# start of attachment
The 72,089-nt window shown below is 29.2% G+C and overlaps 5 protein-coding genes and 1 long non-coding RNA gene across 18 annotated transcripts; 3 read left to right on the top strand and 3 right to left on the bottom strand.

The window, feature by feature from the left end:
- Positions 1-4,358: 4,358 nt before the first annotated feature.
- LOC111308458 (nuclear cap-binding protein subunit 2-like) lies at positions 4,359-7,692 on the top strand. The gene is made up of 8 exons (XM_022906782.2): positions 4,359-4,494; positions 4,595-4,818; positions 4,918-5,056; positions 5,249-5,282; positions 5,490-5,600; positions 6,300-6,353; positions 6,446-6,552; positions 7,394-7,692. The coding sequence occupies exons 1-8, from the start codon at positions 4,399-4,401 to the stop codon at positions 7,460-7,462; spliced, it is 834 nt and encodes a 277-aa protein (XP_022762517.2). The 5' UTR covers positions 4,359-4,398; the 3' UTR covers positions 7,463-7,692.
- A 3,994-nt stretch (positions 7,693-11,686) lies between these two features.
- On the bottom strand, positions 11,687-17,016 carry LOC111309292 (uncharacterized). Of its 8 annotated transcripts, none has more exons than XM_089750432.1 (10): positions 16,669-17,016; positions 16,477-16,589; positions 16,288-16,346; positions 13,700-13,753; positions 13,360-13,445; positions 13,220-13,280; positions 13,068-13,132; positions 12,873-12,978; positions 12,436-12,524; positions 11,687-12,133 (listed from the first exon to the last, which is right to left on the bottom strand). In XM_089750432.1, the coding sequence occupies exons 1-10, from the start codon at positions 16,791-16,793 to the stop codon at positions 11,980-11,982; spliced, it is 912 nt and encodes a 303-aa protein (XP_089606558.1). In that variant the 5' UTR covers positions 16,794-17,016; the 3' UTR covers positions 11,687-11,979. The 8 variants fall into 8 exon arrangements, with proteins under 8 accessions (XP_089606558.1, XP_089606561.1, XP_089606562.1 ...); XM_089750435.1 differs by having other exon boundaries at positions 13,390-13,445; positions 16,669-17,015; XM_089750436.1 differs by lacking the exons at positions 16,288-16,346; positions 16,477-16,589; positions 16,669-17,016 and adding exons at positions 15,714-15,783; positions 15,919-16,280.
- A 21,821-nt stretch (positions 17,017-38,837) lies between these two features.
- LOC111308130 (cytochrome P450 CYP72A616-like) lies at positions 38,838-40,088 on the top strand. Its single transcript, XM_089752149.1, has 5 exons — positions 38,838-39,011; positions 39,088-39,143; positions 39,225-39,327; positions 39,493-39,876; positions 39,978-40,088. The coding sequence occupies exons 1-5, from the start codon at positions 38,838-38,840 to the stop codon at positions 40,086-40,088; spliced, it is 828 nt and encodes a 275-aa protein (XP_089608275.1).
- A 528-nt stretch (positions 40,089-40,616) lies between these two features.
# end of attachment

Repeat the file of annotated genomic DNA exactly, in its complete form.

The 72,089-nt window shown below is 29.2% G+C and overlaps 5 protein-coding genes and 1 long non-coding RNA gene across 18 annotated transcripts; 3 read left to right on the top strand and 3 right to left on the bottom strand.

The window, feature by feature from the left end:
- Positions 1-4,358: 4,358 nt before the first annotated feature.
- LOC111308458 (nuclear cap-binding protein subunit 2-like) lies at positions 4,359-7,692 on the top strand. The gene is made up of 8 exons (XM_022906782.2): positions 4,359-4,494; positions 4,595-4,818; positions 4,918-5,056; positions 5,249-5,282; positions 5,490-5,600; positions 6,300-6,353; positions 6,446-6,552; positions 7,394-7,692. The coding sequence occupies exons 1-8, from the start codon at positions 4,399-4,401 to the stop codon at positions 7,460-7,462; spliced, it is 834 nt and encodes a 277-aa protein (XP_022762517.2). The 5' UTR covers positions 4,359-4,398; the 3' UTR covers positions 7,463-7,692.
- A 3,994-nt stretch (positions 7,693-11,686) lies between these two features.
- On the bottom strand, positions 11,687-17,016 carry LOC111309292 (uncharacterized). Of its 8 annotated transcripts, none has more exons than XM_089750432.1 (10): positions 16,669-17,016; positions 16,477-16,589; positions 16,288-16,346; positions 13,700-13,753; positions 13,360-13,445; positions 13,220-13,280; positions 13,068-13,132; positions 12,873-12,978; positions 12,436-12,524; positions 11,687-12,133 (listed from the first exon to the last, which is right to left on the bottom strand). In XM_089750432.1, the coding sequence occupies exons 1-10, from the start codon at positions 16,791-16,793 to the stop codon at positions 11,980-11,982; spliced, it is 912 nt and encodes a 303-aa protein (XP_089606558.1). In that variant the 5' UTR covers positions 16,794-17,016; the 3' UTR covers positions 11,687-11,979. The 8 variants fall into 8 exon arrangements, with proteins under 8 accessions (XP_089606558.1, XP_089606561.1, XP_089606562.1 ...); XM_089750435.1 differs by having other exon boundaries at positions 13,390-13,445; positions 16,669-17,015; XM_089750436.1 differs by lacking the exons at positions 16,288-16,346; positions 16,477-16,589; positions 16,669-17,016 and adding exons at positions 15,714-15,783; positions 15,919-16,280.
- A 21,821-nt stretch (positions 17,017-38,837) lies between these two features.
- LOC111308130 (cytochrome P450 CYP72A616-like) lies at positions 38,838-40,088 on the top strand. Its single transcript, XM_089752149.1, has 5 exons — positions 38,838-39,011; positions 39,088-39,143; positions 39,225-39,327; positions 39,493-39,876; positions 39,978-40,088. The coding sequence occupies exons 1-5, from the start codon at positions 38,838-38,840 to the stop codon at positions 40,086-40,088; spliced, it is 828 nt and encodes a 275-aa protein (XP_089608275.1).
- A 528-nt stretch (positions 40,089-40,616) lies between these two features.